A Saxon medieval moot. The manor court met here once a fortnight and the offences and disputes of the tenants were tried and punished.

Just as today, the court system operated in a tiered arrangement. The lowest was ‘moots’ or ‘hundred moots’, regular meetings held within each shire where local matters could be discussed, and those accused of crimes were first presented.

If the case was deemed serious enough, usually involving theft or murder, the matter would be moved up to the tithing and hundred courts in the south, or wapentakes in the north. The court above was known as the shire court, acting as both court of appeal, and a civil court where land disputes were typically heard.

The shire court met only twice each year, and a case needed to have been rejected three times by a hundred or wapentake before it could arrive at this stage.

Justices of the Supreme Court

Shire courts were originally presided over by an Earl, later replaced by the local bishop, with a council of men composed of local magnates judging proceedings.

However, also present and acting to ensure that the ruling of the court was carried out correctly, was the shire-reeve, and later sheriff. This system officially remained in place until the 1846 County Courts Act, but there are still traces of it within our justice system today, along with our language.

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A ‘moot point’ refers to a subject open for discussion or debate where no satisfactory answer is found. The word moot is still found in legal language to describe a mock judicial proceeding set up to examine a hypothetical argument.

Even to this day, the UK’s Supreme Court offers twelve places to law students each year, giving them the opportunity to argue a hypothetical case in front of the Justices of the Supreme Court, known as the Moot program.   

Shire-Reeve – Sheriff

While it’s virtually impossible to determine exactly when the term Shire-Reeve arrived, sometime just before the Norman conquest is probably the best bet. At that stage, shires were becoming larger, requiring more diligent oversight.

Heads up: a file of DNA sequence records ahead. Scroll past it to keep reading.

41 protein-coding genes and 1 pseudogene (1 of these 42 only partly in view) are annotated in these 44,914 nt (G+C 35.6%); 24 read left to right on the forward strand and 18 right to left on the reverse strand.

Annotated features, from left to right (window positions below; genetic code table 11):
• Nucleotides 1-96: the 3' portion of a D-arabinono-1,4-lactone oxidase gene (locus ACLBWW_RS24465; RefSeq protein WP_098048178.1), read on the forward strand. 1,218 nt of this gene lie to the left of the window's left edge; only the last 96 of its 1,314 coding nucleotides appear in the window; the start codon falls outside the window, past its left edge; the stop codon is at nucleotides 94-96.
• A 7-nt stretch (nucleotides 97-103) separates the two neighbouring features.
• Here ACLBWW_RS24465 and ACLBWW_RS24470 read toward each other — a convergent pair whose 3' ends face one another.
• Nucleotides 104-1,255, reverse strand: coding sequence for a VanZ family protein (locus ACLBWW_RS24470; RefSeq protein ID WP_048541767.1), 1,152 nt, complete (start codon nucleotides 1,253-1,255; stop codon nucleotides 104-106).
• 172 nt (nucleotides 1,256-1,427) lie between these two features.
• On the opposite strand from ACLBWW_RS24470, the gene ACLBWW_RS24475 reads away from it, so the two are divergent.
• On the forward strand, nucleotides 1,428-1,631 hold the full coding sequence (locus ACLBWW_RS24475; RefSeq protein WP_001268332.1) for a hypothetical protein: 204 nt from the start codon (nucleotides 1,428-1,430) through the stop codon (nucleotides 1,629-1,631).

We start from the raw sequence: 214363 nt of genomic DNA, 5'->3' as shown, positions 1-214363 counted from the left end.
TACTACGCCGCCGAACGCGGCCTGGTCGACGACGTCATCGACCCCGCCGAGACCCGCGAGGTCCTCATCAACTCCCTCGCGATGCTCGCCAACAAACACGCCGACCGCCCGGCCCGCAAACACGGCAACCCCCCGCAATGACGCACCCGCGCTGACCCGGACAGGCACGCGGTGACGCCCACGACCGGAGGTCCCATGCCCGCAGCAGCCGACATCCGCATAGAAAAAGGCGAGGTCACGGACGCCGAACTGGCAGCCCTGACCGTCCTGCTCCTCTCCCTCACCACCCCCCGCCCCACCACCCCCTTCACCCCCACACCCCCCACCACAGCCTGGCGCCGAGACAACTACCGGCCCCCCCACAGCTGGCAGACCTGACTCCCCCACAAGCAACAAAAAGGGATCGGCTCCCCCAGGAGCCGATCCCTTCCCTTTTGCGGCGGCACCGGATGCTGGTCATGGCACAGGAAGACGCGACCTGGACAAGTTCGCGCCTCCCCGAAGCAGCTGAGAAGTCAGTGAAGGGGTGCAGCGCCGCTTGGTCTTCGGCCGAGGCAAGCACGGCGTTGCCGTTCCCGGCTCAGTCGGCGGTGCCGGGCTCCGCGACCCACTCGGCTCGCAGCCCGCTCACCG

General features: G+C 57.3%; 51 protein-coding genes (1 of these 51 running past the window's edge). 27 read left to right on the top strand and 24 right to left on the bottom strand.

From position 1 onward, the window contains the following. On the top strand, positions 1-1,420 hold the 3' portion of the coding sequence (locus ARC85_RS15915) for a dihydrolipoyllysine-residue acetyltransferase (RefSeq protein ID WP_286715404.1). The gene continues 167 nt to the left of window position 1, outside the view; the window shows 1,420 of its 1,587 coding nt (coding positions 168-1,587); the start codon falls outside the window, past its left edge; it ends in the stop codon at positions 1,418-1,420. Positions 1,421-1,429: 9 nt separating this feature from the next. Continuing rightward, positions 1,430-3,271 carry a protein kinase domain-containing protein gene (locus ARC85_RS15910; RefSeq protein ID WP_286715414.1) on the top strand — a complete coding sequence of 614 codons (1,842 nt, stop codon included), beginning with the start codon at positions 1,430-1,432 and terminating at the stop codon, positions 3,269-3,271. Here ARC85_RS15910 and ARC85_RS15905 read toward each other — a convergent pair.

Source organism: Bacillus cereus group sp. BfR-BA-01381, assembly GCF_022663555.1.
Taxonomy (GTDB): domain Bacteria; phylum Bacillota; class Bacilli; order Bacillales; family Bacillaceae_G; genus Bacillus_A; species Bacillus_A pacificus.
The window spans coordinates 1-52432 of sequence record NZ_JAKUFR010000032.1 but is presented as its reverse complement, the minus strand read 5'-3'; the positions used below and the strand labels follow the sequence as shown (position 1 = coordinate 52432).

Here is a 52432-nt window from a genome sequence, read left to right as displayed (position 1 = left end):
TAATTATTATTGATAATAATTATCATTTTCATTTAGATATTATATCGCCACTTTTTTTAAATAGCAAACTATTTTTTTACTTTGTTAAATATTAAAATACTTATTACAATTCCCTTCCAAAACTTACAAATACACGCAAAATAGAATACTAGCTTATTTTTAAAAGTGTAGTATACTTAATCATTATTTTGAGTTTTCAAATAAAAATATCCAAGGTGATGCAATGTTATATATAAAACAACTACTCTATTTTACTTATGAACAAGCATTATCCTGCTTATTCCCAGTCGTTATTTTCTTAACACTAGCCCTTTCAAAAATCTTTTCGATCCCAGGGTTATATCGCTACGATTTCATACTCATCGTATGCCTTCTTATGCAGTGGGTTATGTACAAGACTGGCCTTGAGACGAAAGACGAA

It was around this point, a clear differentiation between country-reeves (smaller areas) and shire-reeves (larger areas) appeared.

The arrival of the Normans led to dramatic changes in the role that saw the shire-reeves, and eventually, sheriffs, become much more government-oriented rather than home rule.

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They became tax collectors rather than simply keepers of the peace, leading to widespread abuse of power – especially considering the role was exclusively drawn from the ranks of barons, royal administrators and the local gentry.

The Magna Carta, signed in 1215, included nine mentions of the office of the sheriff, and it was a role that strengthened over the centuries. As Britain sought to keep pace with Spain, France and Portugal during the Age of Exploration, their first settlement was established at Jamestown, Virginia, in 1607.

Their ideas of law and order came with them, and the first mention of an American sheriff came in 1634, with the first Sheriff’s Office in America established in St. Mary’s County, Maryland, in 1641. In the United States, the position was solidified into what we see today, while in Britain, the opposite occurred.

The role of sheriff was eventually replaced by specified tax collectors, while law enforcement was gradually taken up by watchmen and constables, with the Metropolitan Police, the country’s first significant police force, appearing in 1829.